Milchtoast

Chronicles of a writer abroad

Barcelona Part III: A serrated mountain and a grating on the nerves

8 Comments

For the last post in the Barcelona series, I’d like to take you…outside Barcelona. Just an hour outside. No big thing — we’ll just hop on a train at Placa Espanya and relax as we are shuttled away from the coast and deeper into Catalunya. Here we are: the seat is comfortable, the world outside our window is beginning to look different — we exchange city views for pastoral ones, then move into a more arid zone, with dense shrubbery and reddish soil. Lulled by the scenery, our minds are starting to drift into–

DO Y’ALL KNOW THAT I BROUGHT A CASE OF HERSHEY BARS AND A BOX OF PEANUT BUTTER CRACKERS ON THIS TRIP? DANG, I REALLY SHOULD HAVE TAKEN SOME OF THAT WITH ME TODAY.

Oh, sorry. Did I not mention? There are four middle-aged American tourists in the group of seats behind us. And they are obnoxiously loud, with one voice in particular rising above the rest. Now, there exists a stereotype concerning Americans being loud and obnoxious whilst traveling in Europe. I hate to perpetuate stereotypes, so allow me to say that I’m aware that many Americans are not like this when traveling. But I also know that respectful Americans sometimes pretend to be Canadian when traveling in order not to be associated with this type of person. So, let’s all try not to be this person. I’ll admit to you that I’m extra annoyed by her because of my North American love for Hershey’s chocolate, which I haven’t had for a long time because it’s not available in Europe. This woman has brought a case of it to Spain. How long can her trip be?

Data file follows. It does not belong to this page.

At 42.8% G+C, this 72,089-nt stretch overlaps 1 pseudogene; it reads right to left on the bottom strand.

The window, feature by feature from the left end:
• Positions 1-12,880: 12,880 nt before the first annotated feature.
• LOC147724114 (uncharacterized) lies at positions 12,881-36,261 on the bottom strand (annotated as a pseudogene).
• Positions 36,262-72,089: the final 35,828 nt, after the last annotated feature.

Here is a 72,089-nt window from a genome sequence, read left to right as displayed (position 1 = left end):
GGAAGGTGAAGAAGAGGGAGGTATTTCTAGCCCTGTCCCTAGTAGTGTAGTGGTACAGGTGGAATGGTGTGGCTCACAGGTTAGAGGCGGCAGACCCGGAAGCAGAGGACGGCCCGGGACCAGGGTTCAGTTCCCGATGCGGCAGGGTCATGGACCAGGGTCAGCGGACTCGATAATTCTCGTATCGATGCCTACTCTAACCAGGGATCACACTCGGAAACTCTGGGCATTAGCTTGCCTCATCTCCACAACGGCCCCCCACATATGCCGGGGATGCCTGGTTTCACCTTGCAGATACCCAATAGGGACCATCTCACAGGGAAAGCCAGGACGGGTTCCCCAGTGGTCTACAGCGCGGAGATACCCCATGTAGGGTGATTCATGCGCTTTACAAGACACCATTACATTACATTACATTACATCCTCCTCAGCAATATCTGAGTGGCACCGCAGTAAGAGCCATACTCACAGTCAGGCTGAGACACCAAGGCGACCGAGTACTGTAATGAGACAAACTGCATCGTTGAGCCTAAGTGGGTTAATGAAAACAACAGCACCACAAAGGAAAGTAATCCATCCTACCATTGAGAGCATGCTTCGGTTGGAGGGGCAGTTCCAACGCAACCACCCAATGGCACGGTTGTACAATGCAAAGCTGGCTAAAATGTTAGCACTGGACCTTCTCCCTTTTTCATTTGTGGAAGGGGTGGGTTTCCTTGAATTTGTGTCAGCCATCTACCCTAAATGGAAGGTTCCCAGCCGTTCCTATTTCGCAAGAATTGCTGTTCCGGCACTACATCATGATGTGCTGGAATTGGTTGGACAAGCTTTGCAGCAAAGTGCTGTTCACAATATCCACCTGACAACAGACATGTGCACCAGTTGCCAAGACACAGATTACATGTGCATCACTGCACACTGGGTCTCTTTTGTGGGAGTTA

But I digress. So here we are, getting closer to–

MY DAUGHTER? THAT GIRL IS SO BUSY. SHE’S WRITING SO MANY GRANTS. FIRST I TALKED TO HER AND SHE WAS WRITING ONE GRANT. THEN LATER SHE WAS WRITING ANOTHER GRANT!

Sorry again. I seem to be getting too distracted here. How about we pick this up again when we get off the train, okay?

(Incidentally, this is why I must do all my writing at home, as opposed to in cafes or other kinds of public spaces. Especially now that I am often ensconced in a foreign language, I cannot help but listen when someone is speaking English in public. It’s sort of a curse.)

…YEARS UNTIL RETIREMENT…BUT HIS WIFE SAID…THOSE KIDS JUST LOVE HER…PEANUT BUTTER?… TEACHING THEM LIFE SKILLS…

Ah, so here we are — finally — at the Montserrat station. Montserrat, when translated into English, means “Serrated Mountain.” Here’s the best panorama I could manage, given the hazy day and my limited photography skills:

So, how cool is this? It’s a mountain that is almost as playful and wacky as Gaudi’s architecture. Maybe it lent…or he was inspired by…? I don’t know for sure, but let’s go up the mountain for a better look. Um, this means we have to take a funicular. It’ll take fifteen more minutes. But it’s going to be–

THIS IS PRETTY, Y’ALL!

Yes. That’s what I was getting to. Uh huh, she’s here too. And she’s right. She’s irritating as heck, but she’s also right. As the train climbs the mountain, we can see the plains of Catalunya below (N.B.: I believe these to be the celebrated main-rain-in-Spain-plains). The expanse of green is broken at intervals by cities and the roads running between them. The sight reminds me of a human body, with the cities forming organs and the roads between them arteries and blood vessels…don’t you agree, co-narrator?

THINK THEY’LL HAVE FOOD UP THERE? LIKE A RESTAURANT, OR A CAFETERIA?

Oh, so you won’t cooperate. You won’t even be–

WOULDN’T THE FOOD BE STALE BY THE TIME IT GOT UP THERE? BA HA HA.

Ah, forget it. The ride’s nearly over.

After disembarking at the top, we’re going to notice a few things. Number one: It’s noticeably colder up here than in the city below. Number two: it’s noticeably quieter than in the train (Bonus item three: There is food. A restaurant, and a large cafeteria).